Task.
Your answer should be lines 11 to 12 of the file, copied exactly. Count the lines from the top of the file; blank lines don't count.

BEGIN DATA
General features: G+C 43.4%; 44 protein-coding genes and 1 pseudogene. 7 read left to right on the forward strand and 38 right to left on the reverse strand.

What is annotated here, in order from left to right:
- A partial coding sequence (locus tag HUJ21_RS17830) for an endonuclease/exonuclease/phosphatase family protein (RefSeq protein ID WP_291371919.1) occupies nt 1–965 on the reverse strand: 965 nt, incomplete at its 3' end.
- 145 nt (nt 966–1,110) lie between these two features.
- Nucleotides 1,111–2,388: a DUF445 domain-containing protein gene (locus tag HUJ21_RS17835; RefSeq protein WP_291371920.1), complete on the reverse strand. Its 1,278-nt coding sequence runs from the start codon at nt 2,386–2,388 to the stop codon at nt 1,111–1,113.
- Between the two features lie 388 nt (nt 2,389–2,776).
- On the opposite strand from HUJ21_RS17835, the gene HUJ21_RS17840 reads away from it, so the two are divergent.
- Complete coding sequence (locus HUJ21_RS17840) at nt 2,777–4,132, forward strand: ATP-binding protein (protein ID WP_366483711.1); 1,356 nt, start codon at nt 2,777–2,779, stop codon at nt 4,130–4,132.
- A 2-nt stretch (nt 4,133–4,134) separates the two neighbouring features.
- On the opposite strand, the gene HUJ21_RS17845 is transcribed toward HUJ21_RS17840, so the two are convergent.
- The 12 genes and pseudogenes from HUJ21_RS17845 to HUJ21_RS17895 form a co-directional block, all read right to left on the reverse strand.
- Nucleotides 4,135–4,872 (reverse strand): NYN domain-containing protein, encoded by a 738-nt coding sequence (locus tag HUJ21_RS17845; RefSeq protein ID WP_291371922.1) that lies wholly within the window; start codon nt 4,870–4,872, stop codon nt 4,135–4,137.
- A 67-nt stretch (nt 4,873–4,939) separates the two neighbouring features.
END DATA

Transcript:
- The 12 genes and pseudogenes from HUJ21_RS17845 to HUJ21_RS17895 form a co-directional block, all read right to left on the reverse strand.
- Nucleotides 4,135–4,872 (reverse strand): NYN domain-containing protein, encoded by a 738-nt coding sequence (locus tag HUJ21_RS17845; RefSeq protein ID WP_291371922.1) that lies wholly within the window; start codon nt 4,870–4,872, stop codon nt 4,135–4,137.